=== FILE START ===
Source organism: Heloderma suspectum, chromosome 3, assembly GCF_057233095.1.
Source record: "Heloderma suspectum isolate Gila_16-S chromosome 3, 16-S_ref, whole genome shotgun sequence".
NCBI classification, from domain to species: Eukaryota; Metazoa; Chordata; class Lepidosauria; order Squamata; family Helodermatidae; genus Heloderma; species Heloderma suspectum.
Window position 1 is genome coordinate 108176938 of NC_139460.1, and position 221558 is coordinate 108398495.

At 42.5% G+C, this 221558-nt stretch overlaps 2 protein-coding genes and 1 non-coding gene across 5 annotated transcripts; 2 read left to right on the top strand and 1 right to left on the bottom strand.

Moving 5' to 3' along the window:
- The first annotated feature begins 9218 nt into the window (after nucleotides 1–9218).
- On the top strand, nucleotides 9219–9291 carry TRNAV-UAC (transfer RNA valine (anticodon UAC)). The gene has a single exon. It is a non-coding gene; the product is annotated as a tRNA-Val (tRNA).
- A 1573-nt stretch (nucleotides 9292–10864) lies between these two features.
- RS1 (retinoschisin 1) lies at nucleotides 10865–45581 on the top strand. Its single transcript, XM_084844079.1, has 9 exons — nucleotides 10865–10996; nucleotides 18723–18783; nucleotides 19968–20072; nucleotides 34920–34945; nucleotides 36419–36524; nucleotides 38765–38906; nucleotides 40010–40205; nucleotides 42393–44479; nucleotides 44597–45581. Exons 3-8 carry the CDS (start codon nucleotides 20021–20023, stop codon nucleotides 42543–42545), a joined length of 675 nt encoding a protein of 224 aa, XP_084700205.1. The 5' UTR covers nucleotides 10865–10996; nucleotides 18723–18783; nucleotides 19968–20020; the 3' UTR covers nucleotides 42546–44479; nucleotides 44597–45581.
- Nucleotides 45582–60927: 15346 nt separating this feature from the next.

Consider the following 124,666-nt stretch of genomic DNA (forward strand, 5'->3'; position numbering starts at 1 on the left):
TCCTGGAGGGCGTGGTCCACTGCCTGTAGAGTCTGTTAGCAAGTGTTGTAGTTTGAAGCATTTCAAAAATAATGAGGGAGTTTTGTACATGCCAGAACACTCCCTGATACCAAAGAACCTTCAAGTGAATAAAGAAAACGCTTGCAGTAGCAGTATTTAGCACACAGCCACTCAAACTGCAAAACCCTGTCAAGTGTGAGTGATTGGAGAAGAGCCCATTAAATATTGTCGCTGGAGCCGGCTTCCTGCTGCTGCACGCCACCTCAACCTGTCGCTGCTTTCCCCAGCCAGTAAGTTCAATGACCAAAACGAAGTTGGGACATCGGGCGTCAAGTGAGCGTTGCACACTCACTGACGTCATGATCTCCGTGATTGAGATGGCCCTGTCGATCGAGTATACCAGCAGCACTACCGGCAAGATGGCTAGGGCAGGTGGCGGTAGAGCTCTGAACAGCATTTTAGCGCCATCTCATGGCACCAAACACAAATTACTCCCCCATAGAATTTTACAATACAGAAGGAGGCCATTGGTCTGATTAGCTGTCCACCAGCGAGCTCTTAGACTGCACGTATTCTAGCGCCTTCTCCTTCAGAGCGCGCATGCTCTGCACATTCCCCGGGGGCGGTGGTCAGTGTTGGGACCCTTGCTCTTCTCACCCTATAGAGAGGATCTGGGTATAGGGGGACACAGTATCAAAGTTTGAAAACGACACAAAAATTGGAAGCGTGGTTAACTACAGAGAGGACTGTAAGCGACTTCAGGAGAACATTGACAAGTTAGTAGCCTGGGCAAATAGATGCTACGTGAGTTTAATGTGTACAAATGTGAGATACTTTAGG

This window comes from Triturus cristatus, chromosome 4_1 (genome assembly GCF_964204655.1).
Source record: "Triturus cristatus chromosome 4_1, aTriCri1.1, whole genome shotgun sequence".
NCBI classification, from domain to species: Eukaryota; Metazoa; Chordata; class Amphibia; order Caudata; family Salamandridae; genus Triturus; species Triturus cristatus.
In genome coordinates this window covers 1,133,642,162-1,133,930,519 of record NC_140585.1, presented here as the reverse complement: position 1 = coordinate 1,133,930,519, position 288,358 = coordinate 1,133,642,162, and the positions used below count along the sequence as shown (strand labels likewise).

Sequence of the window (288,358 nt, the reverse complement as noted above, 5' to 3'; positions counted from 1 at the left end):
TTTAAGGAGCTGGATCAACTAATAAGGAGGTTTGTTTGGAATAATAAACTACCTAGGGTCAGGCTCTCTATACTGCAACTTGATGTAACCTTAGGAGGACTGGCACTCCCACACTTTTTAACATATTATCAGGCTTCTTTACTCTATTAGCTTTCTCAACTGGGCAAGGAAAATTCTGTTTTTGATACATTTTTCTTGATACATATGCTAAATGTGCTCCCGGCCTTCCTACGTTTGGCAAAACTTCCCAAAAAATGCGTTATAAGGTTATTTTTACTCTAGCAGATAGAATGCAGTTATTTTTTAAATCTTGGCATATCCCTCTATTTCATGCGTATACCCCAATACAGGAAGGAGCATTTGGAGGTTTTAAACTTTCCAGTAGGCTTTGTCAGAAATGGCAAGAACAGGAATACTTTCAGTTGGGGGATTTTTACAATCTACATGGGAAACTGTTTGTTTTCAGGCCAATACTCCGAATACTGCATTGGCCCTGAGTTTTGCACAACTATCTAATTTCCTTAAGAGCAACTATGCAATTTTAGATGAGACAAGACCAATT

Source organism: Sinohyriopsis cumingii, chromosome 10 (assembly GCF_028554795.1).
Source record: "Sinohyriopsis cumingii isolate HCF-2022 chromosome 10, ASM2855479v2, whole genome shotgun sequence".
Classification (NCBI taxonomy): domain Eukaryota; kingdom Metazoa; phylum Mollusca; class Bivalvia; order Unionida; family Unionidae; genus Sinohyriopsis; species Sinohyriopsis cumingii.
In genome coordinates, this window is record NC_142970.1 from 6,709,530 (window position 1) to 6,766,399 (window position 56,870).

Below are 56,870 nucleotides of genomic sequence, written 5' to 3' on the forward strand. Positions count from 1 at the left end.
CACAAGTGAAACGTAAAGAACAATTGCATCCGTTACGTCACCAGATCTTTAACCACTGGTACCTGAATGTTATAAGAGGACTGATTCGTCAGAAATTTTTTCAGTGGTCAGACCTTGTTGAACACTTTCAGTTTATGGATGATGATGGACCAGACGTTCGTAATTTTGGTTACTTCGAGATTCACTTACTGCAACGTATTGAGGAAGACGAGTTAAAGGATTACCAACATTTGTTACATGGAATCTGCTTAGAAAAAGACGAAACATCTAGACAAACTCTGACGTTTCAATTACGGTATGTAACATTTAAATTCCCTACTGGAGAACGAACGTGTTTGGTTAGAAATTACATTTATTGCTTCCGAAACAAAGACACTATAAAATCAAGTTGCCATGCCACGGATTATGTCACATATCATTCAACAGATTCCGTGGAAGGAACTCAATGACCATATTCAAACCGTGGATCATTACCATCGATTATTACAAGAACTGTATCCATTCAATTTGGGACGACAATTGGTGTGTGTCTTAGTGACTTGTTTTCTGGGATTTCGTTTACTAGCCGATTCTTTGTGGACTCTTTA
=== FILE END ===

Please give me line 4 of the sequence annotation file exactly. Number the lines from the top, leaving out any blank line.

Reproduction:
Window position 1 is genome coordinate 108176938 of NC_139460.1, and position 221558 is coordinate 108398495.